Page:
True or untrue!?!

newsboyGreetings from London, GetReligion readers! My five days in the British capitol find me on the edge of my seat, per the huge news I keep reading in the easy-to-read-in-the-tube tabloids! So much seems to be happening! The families of delinquent children receiving £5,000 for misbehaving! Fathers receiving 6 months paternity leave! And the BBC asking for more British taxpayer money! OK, so it's not that exciting over here, but it's certainly a change of pace from the staid Washington papers. I have noticed, in my completely unscientific poll of the London papers, an absence of religion coverage, but that's not saying that there isn't any.

Speaking of which, let's move onto more important things that don't include the newspaper headlines I've been reading.

One of our readers, Francis, found this article in the Times of London "interesting." On a first read, I also found it interesting and also completely frustrating because it reads as a hit piece by an authority who knows little about religion. The headline, "Catholic Church no longer swears by truth of the Bible," is enough to give anyone who knows anything about the Catholic Church heartburn. After that, the piece is all downhill:

The hierarchy of the Roman Catholic Church has published a teaching document instructing the faithful that some parts of the Bible are not actually true.

The Catholic bishops of England, Wales and Scotland are warning their five million worshippers, as well as any others drawn to the study of scripture, that they should not expect "total accuracy" from the Bible.

"We should not expect to find in Scripture full scientific accuracy or complete historical precision," they say in The Gift of Scripture.

The document is timely, coming as it does amid the rise of the religious Right, in particular in the US.

I'm sure the Catholic bishops of England, Scotland and Wales were thinking of the rise of the evil religious right when they "warned" their parishioners that Catholics do not swear to the absolute truth of the Bible. And since when was a group of bishops from Great Britain "the hierarchy of the Roman Catholic Church"?

Sullivan weighs in, and is predictably caught up in the misleading nature of the article:

Of course. Anyone who believes that the world was literally created in six days a few thousand years ago is not expressing his or her "religious beliefs". Believing something that is demonstrably and empirically untrue is not religion. It is simply superstition or lunacy. It has nothing to do with faith in things we cannot know. The notion that it should actually be taught in public schools as science is beneath even debating.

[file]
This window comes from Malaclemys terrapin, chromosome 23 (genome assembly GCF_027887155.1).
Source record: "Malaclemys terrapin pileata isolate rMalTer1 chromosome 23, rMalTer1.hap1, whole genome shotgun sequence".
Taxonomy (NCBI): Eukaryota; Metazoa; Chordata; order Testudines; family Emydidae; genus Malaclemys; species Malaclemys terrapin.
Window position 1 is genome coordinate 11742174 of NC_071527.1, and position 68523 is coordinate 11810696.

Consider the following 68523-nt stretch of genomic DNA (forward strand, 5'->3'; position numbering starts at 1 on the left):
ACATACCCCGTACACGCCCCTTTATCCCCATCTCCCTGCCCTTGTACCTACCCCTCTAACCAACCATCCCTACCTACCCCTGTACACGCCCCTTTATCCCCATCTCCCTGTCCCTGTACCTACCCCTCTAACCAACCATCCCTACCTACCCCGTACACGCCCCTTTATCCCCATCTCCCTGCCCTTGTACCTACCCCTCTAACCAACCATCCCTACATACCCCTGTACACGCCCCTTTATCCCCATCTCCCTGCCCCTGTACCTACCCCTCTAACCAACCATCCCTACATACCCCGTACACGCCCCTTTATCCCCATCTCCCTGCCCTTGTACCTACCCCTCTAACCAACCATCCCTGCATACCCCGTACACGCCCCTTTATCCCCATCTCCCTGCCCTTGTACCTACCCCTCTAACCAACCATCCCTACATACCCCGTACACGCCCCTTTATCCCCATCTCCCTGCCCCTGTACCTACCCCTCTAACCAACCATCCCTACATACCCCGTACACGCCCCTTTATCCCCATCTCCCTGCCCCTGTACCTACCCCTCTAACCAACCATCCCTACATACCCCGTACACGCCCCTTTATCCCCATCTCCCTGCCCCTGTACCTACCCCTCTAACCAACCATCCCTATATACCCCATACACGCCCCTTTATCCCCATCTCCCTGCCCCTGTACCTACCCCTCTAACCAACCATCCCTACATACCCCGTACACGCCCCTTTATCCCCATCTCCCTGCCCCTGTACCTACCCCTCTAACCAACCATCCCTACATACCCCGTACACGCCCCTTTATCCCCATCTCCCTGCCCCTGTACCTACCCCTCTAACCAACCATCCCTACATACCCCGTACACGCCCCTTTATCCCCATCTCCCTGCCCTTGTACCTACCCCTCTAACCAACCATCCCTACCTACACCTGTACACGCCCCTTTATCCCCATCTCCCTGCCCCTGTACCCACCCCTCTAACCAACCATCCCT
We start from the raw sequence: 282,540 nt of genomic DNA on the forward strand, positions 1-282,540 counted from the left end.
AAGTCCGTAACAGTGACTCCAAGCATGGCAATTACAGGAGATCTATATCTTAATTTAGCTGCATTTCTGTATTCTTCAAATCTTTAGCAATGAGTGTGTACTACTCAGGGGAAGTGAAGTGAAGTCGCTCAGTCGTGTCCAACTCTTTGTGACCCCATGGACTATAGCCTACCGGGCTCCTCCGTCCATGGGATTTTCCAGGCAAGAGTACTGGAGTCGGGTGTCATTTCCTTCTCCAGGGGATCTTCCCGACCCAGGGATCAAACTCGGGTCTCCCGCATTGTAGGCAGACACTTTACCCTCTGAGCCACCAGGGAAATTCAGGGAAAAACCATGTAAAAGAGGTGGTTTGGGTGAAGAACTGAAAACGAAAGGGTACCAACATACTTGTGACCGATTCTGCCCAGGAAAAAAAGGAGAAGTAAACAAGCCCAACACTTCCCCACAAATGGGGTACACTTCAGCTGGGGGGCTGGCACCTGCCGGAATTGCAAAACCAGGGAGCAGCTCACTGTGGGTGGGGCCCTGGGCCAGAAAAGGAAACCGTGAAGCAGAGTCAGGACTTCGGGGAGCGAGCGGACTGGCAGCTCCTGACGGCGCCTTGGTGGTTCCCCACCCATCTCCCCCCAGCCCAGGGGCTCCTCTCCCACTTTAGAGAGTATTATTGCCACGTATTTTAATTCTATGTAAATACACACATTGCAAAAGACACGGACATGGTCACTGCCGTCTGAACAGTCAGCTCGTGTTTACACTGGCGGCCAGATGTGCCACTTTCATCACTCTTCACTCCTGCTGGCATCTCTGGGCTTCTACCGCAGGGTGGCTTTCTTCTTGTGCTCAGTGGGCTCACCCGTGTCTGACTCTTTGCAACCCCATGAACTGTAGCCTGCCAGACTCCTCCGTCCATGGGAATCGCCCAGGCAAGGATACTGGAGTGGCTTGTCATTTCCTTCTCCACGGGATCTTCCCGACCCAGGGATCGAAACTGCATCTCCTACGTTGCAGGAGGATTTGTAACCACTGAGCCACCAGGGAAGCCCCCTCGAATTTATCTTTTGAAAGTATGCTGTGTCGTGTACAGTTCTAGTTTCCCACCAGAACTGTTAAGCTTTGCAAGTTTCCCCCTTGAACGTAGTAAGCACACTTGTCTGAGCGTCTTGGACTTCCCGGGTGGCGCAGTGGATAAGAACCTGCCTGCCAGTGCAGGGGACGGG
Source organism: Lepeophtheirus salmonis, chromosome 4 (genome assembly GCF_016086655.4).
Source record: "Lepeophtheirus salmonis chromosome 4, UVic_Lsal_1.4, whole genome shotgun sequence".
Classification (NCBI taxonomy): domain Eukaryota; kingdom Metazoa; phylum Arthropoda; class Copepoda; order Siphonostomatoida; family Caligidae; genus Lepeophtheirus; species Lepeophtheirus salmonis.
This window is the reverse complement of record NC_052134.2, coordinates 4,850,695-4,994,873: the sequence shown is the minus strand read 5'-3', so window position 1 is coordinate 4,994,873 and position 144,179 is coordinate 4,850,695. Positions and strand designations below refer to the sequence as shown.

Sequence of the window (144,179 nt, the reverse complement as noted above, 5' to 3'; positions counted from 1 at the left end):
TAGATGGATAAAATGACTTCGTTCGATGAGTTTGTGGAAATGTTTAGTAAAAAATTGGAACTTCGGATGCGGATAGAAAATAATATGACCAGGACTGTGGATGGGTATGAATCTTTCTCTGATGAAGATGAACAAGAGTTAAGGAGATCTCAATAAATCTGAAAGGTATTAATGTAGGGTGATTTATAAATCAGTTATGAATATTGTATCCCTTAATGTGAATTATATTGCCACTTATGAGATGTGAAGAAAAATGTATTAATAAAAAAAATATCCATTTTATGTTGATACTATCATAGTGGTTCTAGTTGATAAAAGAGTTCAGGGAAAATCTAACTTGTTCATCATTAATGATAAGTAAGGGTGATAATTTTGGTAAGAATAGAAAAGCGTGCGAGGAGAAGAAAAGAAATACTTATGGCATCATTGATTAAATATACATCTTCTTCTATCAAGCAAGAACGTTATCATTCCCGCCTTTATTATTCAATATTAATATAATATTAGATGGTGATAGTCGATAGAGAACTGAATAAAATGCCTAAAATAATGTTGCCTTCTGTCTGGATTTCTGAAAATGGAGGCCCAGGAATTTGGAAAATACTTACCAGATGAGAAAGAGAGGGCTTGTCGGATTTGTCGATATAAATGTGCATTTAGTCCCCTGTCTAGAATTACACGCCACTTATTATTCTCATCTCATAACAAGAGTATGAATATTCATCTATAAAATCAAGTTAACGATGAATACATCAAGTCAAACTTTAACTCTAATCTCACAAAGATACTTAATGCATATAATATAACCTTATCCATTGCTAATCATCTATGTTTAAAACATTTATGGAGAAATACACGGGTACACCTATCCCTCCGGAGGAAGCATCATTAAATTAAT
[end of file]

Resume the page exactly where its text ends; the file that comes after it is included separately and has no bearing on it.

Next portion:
I am not a Catholic, but I do know a thing or two about the Catholic Church, and one is that official Church doctrine has long rejected its traditional position regarding the absolute accuracy of the Holy Scriptures from a modern historical and scientific perspective. Then why is this paragraph in the article, referring to this somehow groundbreaking document?

The document shows how far the Catholic Church has come since the 17th century, when Galileo was condemned as a heretic for flouting a near-universal belief in the divine inspiration of the Bible by advocating the Copernican view of the solar system.

Right. From condemning Galileo to "some parts of the Bible are not actually true."

And while this is possibly an editing oversight, the end of the article contains a list of passages from the Old and New Testaments citing, as fact, those that are true and those that are untrue, but it fails to cite a source.

Jimmy Akin has a much thorough breakdown of the articles failures than I could ever provide (and delivers quite a smackdown, by the way), so I encourage you to read more here if you're interested. Here's a snippet:

Ooooooh! That's completely different, then! It ain't "the hierarchy of the Roman Catholic Church" but just the bishops of England, Wales, and Scotland that issued the document!

Gledhill must have been raised in a non-Euclidian universe where the fallacy of composition works, so that you can identify the part with the whole without fear of inaccuracy.

Things -- including news reporting -- must be so much simpler in Gledhill's universe of origin, what without having to worry about that pesky part/whole distinction.

Over there the Vatican has probably not bothered calling any ecumenical councils gathering all of the world's bishops to speak for the Church. They've just let the bishops of Great Britain issue all of the Church's official statements. Maybe the pope is even based in non-Euclidian England!

So why is this, along with the many other 32-point type headlined stories that I've read in the last few days, news to anyone? I guess you have to do something to sell newspapers these days, along with free DVD offers blasted across the upper folds. With these trends making their way across the Pond, I worry about the future of American journalism, though I wouldn't mind a tabloid size Post or Times for my morning yogurt and eggs, minus the big headlines of course.

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